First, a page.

"Almost no-one in Britain spoke Japanese"
August 12, 2015 11:56 AM   Subscribe

The UK's desperate-measures approach to teaching Japanese during WWII, and its lasting impact. [SLBBC]

"When war with Japan first broke out at the end of 1941 Britain had been woefully unprepared - not least because almost no-one in Britain could speak Japanese.

The only place that taught the language was the School of Oriental and African Studies, now known as SOAS, part of the University of London. So an 18-month course was devised there for bright sixth-formers with a flair for languages."
posted by terretu (12 comments total) 16 users marked this as a favorite
 
Interesting read. Makes me wonder about the Anglo-American relationship in 1942, seeing as the USN had cracked the Japanese cyphers by then and had Japanese speakers translating much of the IJA and IJN communications.

Thanks for sharing.
posted by dazed_one at 12:25 PM on August 12, 2015


Great read! Some good personal stories:
One of those who successfully applied was Guy de Moubray, who died in June at the age of 90. He'd been born in Malaya, where his parents were still living, and was at Loretto School near Edinburgh.

"My parents became prisoners of war in February 1942 and it was around then that I put in for this scholarship exam," he said in an interview recorded by SOAS, "partly because of my parents, but partly because I wanted to get away from school a year earlier than I otherwise would have done."
. . .
Later, he was the first British soldier ashore when Singapore was liberated. There he found his parents, whom he hadn't seen since he was 14, still alive after three years of Japanese captivity.
And a nice bit of social commentary:
Ronald Dore, another Dulwich Boy, remembers that the group divided naturally into two - the public school types stuck together, and so did the lower middle-class products of grammar schools (of which Dore was one). He thought it a reflection of how class-ridden 1940s Britain was.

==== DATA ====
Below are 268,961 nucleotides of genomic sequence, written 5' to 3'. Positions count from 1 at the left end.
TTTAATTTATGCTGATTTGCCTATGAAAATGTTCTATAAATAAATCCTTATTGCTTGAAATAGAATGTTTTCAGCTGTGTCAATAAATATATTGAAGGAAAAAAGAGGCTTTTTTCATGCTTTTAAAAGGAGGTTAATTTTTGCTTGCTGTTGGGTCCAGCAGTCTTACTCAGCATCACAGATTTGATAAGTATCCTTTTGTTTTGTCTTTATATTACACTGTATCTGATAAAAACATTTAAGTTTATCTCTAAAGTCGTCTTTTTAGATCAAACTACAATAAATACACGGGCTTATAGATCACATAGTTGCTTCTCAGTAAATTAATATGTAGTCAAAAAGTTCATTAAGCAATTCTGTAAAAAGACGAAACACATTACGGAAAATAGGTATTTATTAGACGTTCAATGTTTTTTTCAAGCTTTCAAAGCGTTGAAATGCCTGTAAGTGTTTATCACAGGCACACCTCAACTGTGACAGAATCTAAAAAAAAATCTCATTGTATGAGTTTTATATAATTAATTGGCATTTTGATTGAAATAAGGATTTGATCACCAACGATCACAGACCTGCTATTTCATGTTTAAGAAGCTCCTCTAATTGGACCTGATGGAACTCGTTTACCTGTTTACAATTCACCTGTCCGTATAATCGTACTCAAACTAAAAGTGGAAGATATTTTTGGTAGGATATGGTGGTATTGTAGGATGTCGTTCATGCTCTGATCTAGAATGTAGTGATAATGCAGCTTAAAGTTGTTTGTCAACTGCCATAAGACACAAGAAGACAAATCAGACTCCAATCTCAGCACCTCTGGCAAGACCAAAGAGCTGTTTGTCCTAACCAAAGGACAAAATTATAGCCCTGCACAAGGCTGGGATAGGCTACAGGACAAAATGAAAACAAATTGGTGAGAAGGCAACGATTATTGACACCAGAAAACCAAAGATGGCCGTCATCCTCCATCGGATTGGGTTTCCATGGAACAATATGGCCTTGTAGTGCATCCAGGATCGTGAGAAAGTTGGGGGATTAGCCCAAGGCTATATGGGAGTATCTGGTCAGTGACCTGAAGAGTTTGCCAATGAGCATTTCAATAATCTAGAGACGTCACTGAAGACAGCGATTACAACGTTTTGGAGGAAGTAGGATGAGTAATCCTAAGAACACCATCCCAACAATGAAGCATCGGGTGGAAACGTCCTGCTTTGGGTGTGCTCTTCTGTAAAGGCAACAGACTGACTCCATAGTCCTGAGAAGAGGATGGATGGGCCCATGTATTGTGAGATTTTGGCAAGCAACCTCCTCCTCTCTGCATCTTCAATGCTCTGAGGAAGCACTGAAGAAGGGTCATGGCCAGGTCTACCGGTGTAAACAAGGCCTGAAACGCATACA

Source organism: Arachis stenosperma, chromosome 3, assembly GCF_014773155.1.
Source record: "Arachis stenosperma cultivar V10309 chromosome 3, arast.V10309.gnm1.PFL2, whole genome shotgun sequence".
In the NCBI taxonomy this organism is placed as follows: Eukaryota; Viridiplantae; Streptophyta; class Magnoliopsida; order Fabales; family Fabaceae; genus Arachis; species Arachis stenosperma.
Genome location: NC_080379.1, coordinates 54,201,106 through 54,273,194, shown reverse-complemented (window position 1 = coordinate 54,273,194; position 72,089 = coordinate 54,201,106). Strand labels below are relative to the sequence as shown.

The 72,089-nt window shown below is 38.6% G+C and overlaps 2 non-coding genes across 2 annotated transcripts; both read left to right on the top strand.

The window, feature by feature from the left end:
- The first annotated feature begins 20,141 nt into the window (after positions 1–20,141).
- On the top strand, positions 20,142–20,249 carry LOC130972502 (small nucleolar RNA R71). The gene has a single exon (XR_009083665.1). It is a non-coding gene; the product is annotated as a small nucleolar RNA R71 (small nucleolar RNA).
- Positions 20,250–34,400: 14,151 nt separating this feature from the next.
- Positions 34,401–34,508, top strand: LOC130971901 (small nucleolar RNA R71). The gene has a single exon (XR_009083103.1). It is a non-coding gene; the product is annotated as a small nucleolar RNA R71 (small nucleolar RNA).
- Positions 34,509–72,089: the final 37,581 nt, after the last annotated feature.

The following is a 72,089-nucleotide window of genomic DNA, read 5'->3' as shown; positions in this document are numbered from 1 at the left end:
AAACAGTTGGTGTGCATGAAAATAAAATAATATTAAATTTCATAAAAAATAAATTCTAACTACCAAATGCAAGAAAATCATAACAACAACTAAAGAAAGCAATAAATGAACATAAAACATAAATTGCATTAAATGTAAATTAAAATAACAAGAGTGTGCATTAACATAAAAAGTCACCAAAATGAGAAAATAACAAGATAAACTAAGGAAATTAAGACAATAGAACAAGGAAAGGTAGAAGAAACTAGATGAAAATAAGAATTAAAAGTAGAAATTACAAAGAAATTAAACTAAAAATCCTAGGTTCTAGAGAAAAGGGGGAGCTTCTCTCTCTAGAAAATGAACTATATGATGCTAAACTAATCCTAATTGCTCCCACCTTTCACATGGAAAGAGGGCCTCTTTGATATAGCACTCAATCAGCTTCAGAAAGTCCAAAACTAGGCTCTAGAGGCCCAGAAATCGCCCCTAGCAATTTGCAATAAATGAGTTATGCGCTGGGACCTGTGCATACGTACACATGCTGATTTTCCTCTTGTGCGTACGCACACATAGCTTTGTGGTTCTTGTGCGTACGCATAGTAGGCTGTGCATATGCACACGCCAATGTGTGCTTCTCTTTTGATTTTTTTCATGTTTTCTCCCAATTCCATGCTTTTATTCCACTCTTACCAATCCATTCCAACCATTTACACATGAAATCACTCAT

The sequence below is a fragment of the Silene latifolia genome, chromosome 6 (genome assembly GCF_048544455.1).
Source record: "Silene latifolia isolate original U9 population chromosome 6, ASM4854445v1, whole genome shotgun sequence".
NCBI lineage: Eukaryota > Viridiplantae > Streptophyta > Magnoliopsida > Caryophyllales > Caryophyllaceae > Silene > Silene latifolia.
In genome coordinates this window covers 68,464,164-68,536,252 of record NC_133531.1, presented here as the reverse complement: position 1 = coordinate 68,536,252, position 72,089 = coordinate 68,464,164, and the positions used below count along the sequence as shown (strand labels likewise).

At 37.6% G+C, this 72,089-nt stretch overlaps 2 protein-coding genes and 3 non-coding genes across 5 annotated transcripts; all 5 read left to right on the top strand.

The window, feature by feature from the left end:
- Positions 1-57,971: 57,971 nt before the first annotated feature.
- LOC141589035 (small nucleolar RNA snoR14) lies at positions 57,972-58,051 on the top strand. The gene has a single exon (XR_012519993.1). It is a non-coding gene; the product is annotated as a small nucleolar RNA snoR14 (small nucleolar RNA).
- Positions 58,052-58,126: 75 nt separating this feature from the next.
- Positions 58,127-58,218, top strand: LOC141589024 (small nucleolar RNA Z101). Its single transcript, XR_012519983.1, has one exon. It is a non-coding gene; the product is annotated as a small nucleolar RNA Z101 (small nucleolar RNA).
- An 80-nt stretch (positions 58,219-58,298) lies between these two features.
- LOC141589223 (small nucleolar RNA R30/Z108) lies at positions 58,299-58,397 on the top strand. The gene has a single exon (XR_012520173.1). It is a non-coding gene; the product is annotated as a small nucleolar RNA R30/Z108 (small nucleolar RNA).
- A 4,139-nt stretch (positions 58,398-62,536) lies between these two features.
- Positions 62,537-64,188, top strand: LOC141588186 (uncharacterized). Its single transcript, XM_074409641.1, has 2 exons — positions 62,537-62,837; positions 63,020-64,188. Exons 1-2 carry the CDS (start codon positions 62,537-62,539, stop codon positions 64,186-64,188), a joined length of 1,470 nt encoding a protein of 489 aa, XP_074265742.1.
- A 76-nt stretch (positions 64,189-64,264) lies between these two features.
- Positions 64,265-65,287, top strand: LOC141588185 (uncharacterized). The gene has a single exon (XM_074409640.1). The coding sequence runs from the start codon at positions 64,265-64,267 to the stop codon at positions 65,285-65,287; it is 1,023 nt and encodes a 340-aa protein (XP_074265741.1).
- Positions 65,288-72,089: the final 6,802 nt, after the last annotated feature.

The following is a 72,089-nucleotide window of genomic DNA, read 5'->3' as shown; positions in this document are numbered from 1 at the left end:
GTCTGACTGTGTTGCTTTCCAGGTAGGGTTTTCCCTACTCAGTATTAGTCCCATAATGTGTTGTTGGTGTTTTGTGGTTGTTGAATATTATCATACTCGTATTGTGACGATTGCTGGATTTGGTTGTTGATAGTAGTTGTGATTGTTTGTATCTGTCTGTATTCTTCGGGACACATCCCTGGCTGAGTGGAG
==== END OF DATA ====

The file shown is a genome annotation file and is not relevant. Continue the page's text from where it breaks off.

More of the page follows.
Thanks for the post!
posted by languagehat at 12:27 PM on August 12, 2015 [1 favorite]


Bletchley Park, desperately in need of translators for Pacific intelligence traffic, ran its own six-month crash-course in Japanese. The first course was so small they 'met in a room over gas showrooms in Bedford in the Broadway opposite John Bunyan's statue.' They only had enough time to teach prospective translators the words for things like "submarine" and "aircraft carrier," and never bothered with un-military parlance like the words for "you" or "me".
posted by steef at 12:45 PM on August 12, 2015 [4 favorites]


The US had thousands of US citizens who were bilingual in Japanese and English, people like my wife's grandparents. They could have recruited these people and sent some to the UK. Unfortunately they spent the war locked up in US interment camps in places like Heart Mountain, Wyoming. The only good thing to come out of that was the invention of spam musubi.
posted by w0mbat at 12:50 PM on August 12, 2015 [22 favorites]


Japanese Americans were actually recruited and trained as linguists, though I don't think any were sent to the UK.
posted by sunset in snow country at 12:57 PM on August 12, 2015 [2 favorites]


"The Japanese liked him, according to Cortazzi. "I think they respected Peter. He had great personal charm, he was interested in Japanese culture, he would always be repeating a haiku at every possible occasion. And when we were working for the establishment of a Japan festival in Britain in 1991 we were clear that the only person who could really be chair of it was Peter Parker."